The three astronauts onboard Russia's Soyuz rocket have safely reached the International Space Station. The manned mission was the spacecraft's first since October's forced emergency landing.
On Monday, Dec. 3, veteran Russian cosmonaut Oleg Kononenko, American astronaut Anne McClain, and Canadian astronaut David Saint-Jacques lifted off from the Baikonur Cosmodrome in Kazakhstan. The new crew reached the orbiting outpost six hours later, arriving at 12:33 p.m. E.T.
Soyuz Successful Liftoff
NASA spokesperson Gary Johnson described the mission as "textbook launch and insertion into orbit" during the liftoff commentary.
#SoyuzMS11: CONTACT and CAPTURE! The Soyuz MS-11 spacecraft with a crew onboard successfully docked with the Research Module Poisk of the International Space Station. Welcome to the ISS, Oleg, @Astro_DavidS и @AstroAnnimal! pic.twitter.com/mgVYHfxiro — РОСКОСМОС (@roscosmos) December 3, 2018
The past few months had been tense at Roscosmos, Russia's space agency. On Oct. 11, a Soyuz rocket carrying two astronauts — one American and one Russian — malfunctioned, forcing the crew to abort the mission. Although neither passenger was harmed, Nick Hague and Alexey Ovchinin had to make a ballistic descent.
The event was the first failed manned launch for the Russian space program since 1983 when a Soyuz rocket exploded on the launch pad.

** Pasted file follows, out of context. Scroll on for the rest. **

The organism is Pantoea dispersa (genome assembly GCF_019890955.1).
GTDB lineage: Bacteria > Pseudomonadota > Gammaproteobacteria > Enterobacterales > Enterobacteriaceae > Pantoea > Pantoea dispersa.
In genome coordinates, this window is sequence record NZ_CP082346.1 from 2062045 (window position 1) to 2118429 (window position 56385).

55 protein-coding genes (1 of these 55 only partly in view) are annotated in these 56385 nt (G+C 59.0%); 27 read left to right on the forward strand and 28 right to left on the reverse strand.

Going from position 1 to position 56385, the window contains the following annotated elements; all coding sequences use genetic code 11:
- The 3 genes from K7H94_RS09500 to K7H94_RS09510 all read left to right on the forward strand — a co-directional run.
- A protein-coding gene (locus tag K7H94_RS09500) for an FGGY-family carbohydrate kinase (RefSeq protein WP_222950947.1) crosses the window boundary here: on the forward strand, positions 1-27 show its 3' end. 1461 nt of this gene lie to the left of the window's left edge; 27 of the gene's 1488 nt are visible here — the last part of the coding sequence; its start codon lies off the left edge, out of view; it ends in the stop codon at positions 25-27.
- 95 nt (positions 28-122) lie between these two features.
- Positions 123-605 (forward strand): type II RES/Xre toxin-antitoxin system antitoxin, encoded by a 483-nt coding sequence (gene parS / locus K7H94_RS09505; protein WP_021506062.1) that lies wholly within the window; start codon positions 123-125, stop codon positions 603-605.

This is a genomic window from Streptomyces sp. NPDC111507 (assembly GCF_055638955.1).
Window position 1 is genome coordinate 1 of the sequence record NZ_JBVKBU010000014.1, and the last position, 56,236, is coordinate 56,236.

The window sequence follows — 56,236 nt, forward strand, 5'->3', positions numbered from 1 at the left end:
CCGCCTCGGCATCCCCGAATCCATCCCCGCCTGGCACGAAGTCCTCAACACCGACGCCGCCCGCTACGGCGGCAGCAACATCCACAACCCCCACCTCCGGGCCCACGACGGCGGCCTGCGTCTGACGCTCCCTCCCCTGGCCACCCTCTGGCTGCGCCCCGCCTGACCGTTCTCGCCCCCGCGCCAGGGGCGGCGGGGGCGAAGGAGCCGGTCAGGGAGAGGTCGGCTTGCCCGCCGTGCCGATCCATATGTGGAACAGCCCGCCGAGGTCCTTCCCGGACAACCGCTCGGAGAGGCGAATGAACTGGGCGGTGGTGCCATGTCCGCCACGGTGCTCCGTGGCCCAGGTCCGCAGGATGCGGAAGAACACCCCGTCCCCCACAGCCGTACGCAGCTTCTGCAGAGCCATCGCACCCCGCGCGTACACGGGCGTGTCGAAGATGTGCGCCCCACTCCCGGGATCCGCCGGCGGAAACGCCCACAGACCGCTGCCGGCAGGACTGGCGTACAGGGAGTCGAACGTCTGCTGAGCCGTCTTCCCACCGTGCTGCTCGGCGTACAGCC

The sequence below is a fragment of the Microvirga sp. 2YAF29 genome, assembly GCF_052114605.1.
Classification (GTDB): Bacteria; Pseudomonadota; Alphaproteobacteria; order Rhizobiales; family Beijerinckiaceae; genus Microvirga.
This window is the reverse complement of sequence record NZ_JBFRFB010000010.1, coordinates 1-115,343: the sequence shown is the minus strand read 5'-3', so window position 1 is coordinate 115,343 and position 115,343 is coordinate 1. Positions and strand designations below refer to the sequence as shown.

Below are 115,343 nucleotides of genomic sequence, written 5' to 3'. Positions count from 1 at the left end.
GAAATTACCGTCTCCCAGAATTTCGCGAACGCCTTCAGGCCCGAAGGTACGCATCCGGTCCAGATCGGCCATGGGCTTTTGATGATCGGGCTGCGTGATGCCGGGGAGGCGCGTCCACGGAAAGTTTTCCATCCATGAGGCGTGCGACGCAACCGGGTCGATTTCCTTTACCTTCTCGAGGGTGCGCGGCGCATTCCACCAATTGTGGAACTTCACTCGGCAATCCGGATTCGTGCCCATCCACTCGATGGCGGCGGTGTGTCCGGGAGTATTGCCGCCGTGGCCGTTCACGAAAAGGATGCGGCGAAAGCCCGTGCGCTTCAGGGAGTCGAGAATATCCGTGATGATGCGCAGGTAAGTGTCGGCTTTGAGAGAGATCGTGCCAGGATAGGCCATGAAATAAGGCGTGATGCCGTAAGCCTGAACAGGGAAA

Despite October's emergency landing, however, astronauts expressed continued confidence on the Soyuz. Cosmonaut Kononenko said on Sunday, Dec. 2, during a press conference, that he "absolutely" trusts the flight plan.
"Risk is part of our profession," he stated. "We are psychologically and technically prepared for blast-off and any situation which, God forbid, may occur onboard."
NASA also repeatedly dispelled drama between the two space agencies in the past, promising continued cooperation. Roscosmos is the only organization that can ferry astronauts to the ISS so far. The United States has been relying on its services since 2001 after the space shuttle program shut down.
Next year, however, Russia will see intense international competition. NASA has awarded multi-billion dollar contracts to SpaceX and Boeing as part of the space agency's Commercial Crew Program.
ISS Crew Back To Work
The launch on Monday was initially scheduled later this month, but it was moved up after October's failure to avoid leaving the ISS unmanned. Its current crew — Sergey Prokopyev, Serena Auñón-Chancellor, and Commander Alexander Gerst — will return to Earth on Dec. 20.
Astronaut Hague and cosmonaut Ovchinin will once again attempt to join the ISS crew on Feb. 28, 2019, alongside Christina Hammock Koch. The trio will return to Earth in October 2019.